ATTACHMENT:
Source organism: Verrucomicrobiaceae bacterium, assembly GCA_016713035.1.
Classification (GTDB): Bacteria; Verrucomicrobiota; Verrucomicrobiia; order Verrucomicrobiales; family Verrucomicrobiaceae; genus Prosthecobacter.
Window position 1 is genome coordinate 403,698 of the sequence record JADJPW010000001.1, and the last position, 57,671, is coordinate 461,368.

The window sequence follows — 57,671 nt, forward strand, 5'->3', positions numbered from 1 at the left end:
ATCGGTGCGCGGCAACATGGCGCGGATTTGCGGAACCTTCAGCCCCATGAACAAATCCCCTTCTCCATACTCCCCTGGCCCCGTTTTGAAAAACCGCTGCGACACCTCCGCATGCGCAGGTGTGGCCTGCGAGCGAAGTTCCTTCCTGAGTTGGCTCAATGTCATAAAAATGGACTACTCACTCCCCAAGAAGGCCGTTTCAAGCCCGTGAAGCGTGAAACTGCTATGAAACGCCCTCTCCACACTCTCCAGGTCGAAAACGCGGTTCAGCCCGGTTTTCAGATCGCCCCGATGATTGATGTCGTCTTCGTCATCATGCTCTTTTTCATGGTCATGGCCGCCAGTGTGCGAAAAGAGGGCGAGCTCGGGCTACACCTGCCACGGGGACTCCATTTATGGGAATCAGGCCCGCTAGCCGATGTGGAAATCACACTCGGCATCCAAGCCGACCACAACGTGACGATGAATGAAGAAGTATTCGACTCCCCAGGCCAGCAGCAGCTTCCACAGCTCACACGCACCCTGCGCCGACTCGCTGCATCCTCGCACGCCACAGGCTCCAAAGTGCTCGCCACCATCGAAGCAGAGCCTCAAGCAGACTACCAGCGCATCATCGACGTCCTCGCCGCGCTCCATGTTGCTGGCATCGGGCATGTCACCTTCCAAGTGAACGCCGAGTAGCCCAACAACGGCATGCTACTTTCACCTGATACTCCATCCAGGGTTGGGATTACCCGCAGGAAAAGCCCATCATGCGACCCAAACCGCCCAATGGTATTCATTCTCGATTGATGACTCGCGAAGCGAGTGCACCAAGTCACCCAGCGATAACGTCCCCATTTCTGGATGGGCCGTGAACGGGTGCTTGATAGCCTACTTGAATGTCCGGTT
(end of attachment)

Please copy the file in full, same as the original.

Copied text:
Source organism: Verrucomicrobiaceae bacterium, assembly GCA_016713035.1.
Classification (GTDB): Bacteria; Verrucomicrobiota; Verrucomicrobiia; order Verrucomicrobiales; family Verrucomicrobiaceae; genus Prosthecobacter.
Window position 1 is genome coordinate 403,698 of the sequence record JADJPW010000001.1, and the last position, 57,671, is coordinate 461,368.

The window sequence follows — 57,671 nt, forward strand, 5'->3', positions numbered from 1 at the left end:
ATCGGTGCGCGGCAACATGGCGCGGATTTGCGGAACCTTCAGCCCCATGAACAAATCCCCTTCTCCATACTCCCCTGGCCCCGTTTTGAAAAACCGCTGCGACACCTCCGCATGCGCAGGTGTGGCCTGCGAGCGAAGTTCCTTCCTGAGTTGGCTCAATGTCATAAAAATGGACTACTCACTCCCCAAGAAGGCCGTTTCAAGCCCGTGAAGCGTGAAACTGCTATGAAACGCCCTCTCCACACTCTCCAGGTCGAAAACGCGGTTCAGCCCGGTTTTCAGATCGCCCCGATGATTGATGTCGTCTTCGTCATCATGCTCTTTTTCATGGTCATGGCCGCCAGTGTGCGAAAAGAGGGCGAGCTCGGGCTACACCTGCCACGGGGACTCCATTTATGGGAATCAGGCCCGCTAGCCGATGTGGAAATCACACTCGGCATCCAAGCCGACCACAACGTGACGATGAATGAAGAAGTATTCGACTCCCCAGGCCAGCAGCAGCTTCCACAGCTCACACGCACCCTGCGCCGACTCGCTGCATCCTCGCACGCCACAGGCTCCAAAGTGCTCGCCACCATCGAAGCAGAGCCTCAAGCAGACTACCAGCGCATCATCGACGTCCTCGCCGCGCTCCATGTTGCTGGCATCGGGCATGTCACCTTCCAAGTGAACGCCGAGTAGCCCAACAACGGCATGCTACTTTCACCTGATACTCCATCCAGGGTTGGGATTACCCGCAGGAAAAGCCCATCATGCGACCCAAACCGCCCAATGGTATTCATTCTCGATTGATGACTCGCGAAGCGAGTGCACCAAGTCACCCAGCGATAACGTCCCCATTTCTGGATGGGCCGTGAACGGGTGCTTGATAGCCTACTTGAATGTCCGGTT